These are just a few examples taken from this comprehensive list from the Center for Disease Control (CDC) on some of the most prominent public health initiatives today.
Public health and COVID-19
The most timely example of the impact of our public health professionals is in managing the COVID-19 pandemic.
For many countries, the promotion and, in some cases, enforcement of social distancing is one of the most prominent initiatives aimed to “flatten the curve” and reduce strain on healthcare systems. But while social distancing is an extremely important and visible measure in the fight against COVID-19, we should also acknowledge all the other hard work in public health that is happening behind the scenes.
In general, it starts with epidemiologists, researchers, and lab scientists working diligently to learn everything they can about the virus. The data goes to public health policymakers and guideline creators who can make informed decisions on the best course of action and treatment. Then it moves to the frontline with our doctors, nurses, public health educators, and even lawmakers to treat the people affected, educate the public, and implement critical laws and policies to further protect the community.
Fortunately, public health professionals have access to social media to communicate messages and educate on public health topics more efficiently than ever before.
Sources like APHA also offer significant COVID-19 guidance for all levels of public health professionals and the general public on their website.
Systematic Reviews for COVID-19
There has been an extraordinary rapid response from researchers working on various types of reviews to help find as much evidence as possible about COVID-19. As a new disease, in early days, there was slim evidence available. However, as time progressed, more research came to light. A quick online search yields results that show systematic reviews on topics such as efficacy and safety of chloroquine as a treatment for COVID-19, living rapid reviews of the evidence of infection of pets and livestock with human associated coronavirus diseases and more.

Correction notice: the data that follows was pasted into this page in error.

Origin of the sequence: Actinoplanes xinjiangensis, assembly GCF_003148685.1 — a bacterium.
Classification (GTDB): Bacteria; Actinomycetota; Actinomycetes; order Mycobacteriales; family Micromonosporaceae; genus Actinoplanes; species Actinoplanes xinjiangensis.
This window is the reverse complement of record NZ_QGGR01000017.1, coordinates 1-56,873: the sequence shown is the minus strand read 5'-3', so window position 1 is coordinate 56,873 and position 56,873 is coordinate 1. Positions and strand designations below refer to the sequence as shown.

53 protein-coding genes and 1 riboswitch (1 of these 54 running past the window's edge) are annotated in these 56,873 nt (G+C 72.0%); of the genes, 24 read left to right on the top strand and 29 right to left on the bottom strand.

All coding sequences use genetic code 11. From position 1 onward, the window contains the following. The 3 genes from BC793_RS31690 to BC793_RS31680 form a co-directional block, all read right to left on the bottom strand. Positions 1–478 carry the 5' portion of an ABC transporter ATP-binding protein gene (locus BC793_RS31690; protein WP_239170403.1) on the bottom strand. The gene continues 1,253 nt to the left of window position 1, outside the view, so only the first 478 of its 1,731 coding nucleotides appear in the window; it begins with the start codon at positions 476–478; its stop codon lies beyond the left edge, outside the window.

New research is emerging every day, and the ability to systematically collect and distill relevant evidence in a systematic review is valuable for research teams who are working quickly to combat the COVID-19 pandemic. This work will help public health professionals create guidelines and educational initiatives to help communities both fight the disease now and help prevent similar outbreaks in the future.
The future of public health
Systematic reviews support evidence-informed policies and decision-making. By systematically collating and assessing both quantitative and qualitative evidence, systematic review teams and guideline developers play an integral role in advising policymakers, public health educators, healthcare providers, and more.
The use of systematic reviews in conducting public health research is a valuable process. It produces comprehensive evidence that decision-makers need to create better guidelines and educational initiatives that directly impact how we live, work, and play. Public health research is necessary for keeping the general public healthy, safe, and protected from illness and danger.
We’d like to take this opportunity to recognize the amazing work that our public health professionals around the world do to keep us all safe from harm. It is an extraordinary thing to be part of, and even more extraordinary to witness. As we have seen recently with the current work addressing COVID-19, public health plays a critical role in the safety and health of people around the world. Thank you, from everyone here at Evidence Partners.